Most closely related to the Sheep!
Goat Scientific Classification
Goat Conservation Status
- Main Prey
- Grass, Fruit, Leaves
- Fun Fact
- Most closely related to the Sheep!
- Dry woodland and mountainous regions
- Human, Wolf, Mountain Lion
- Average Litter Size
- Favorite Food
- Most closely related to the Sheep!
Goat Physical Characteristics
- Skin Type
- Top Speed
- 10 mph
- 10-15 years
- 54-77kg (120-170lbs)
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The goat is a type of ungulate (a hoofed animal) with big horns and a distinguished beard.
Traversing some of the most rugged and forbidden terrains in the entire world, the goat is an expert mountaineer and climber. Its astonishing ability to ascend steep cliffs and other vertical surfaces have few other comparisons in the animal kingdom. This article will cover both the domesticated goat and all species of wild goats in detail.
4 Incredible Goat Facts!
- These animals were originally domesticated some 10,000 years ago for its meat, milk, and hair. There are some 200 to 300 distinct breeds of domesticated goat alive in the world today with all manner of different traits and adaptations. However, despite being one of the earliest domesticated animals, they will quickly revert to a feral type if they are released into the wild.
- The Damascus goat, a domesticated breed originating from nearby Damascus, the capital of Syria, is well-known for its strange-looking, misshapen head. But in fact, the Damascus goat is an excellent producer of milk and meat.
- In many cultures, these animals are one of the common sacrificial animals for religious ceremonies.
- Well-suited for inhospitable conditions, they can survive for a long time on only sparse food.
Goat Scientific Name
In taxonomical terms, these animals are defined as a collection of approximately nine distinct species that belong to the genus of Capra (which is the Latin term for the goat). These nine species originated exclusively from the Old World. The North American mountain goat, which many Americans may be familiar with, is not considered to be a “true goat” at all; it’s more closely related to the antelope in a separate genus. Regardless, all species belong to the family of Bovidae, which also contains sheep, buffalo, antelopes, and domestic cattle.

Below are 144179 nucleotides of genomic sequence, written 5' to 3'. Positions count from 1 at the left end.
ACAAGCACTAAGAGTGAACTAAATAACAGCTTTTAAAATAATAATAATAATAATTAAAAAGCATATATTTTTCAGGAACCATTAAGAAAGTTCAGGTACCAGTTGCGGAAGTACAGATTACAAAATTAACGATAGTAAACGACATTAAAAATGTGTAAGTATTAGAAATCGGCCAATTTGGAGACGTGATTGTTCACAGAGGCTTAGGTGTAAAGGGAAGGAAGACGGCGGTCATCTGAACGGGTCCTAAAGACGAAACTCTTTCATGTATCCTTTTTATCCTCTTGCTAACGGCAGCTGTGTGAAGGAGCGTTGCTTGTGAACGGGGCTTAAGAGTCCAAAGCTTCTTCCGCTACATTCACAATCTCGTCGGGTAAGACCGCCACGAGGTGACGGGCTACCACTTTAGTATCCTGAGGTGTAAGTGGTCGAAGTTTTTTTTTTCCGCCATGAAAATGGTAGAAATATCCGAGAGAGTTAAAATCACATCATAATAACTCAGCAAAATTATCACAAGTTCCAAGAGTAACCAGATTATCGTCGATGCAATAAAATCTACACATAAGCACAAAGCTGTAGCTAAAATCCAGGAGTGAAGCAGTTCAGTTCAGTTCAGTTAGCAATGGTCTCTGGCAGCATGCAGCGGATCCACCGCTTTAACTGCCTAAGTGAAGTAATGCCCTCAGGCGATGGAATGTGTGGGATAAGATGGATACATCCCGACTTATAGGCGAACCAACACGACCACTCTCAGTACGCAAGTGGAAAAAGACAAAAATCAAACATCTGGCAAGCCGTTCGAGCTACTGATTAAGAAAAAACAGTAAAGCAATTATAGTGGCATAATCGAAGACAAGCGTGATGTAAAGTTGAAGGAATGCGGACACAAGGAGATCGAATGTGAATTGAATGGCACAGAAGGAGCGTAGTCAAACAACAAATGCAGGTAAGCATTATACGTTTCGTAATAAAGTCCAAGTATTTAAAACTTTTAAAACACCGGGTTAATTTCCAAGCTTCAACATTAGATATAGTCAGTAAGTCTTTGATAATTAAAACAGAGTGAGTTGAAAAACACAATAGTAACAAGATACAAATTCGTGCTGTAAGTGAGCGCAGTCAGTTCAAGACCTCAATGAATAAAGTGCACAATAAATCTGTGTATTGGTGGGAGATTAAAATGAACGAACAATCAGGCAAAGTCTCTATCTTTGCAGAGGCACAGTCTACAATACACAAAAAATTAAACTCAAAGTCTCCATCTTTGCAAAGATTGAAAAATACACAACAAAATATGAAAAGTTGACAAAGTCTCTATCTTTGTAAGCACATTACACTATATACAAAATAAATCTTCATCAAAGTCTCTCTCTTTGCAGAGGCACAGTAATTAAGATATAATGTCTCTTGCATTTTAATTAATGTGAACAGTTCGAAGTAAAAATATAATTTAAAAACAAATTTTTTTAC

There are many physical qualities that make a goat, including the split hoofs, the horizontal pupils, the long, scraggly beard, a narrow body and skull, scent glands, and the horns. These horns come in many different shapes and sizes, including straight, corkscrew, and curved, though most bend backward. They are composed of keratin, the same substance as hair and fingernails, and grow throughout the animal’s entire lifetime. In fact, it is possible to tell the goat’s age just by counting the growth rings. As a member of the even-toed ungulates, goats walk on their third and fourth toes. Some also have a vestigial dewclaw, or a nail that grows from farther up the leg, like a dog.
These animals bear a very strong resemblance to sheep, which isn’t too surprising given their close evolutionary relationship. Some species of goats and sheep are notoriously difficult for a non-expert to tell apart. The main differences with the sheep are the more wooly coat, a downturned tail, and, on the occasion, they have horns at all, looped horns that spiral outward from the head (though goats can sometimes have these too). Despite the physical similarities, goat and sheep actually have different numbers of chromosomes, which make them very difficult to breed together to produce a viable hybrid. They also seem to forage in slightly different ways: the goat tends to browse, while the sheep grazes for food on the ground.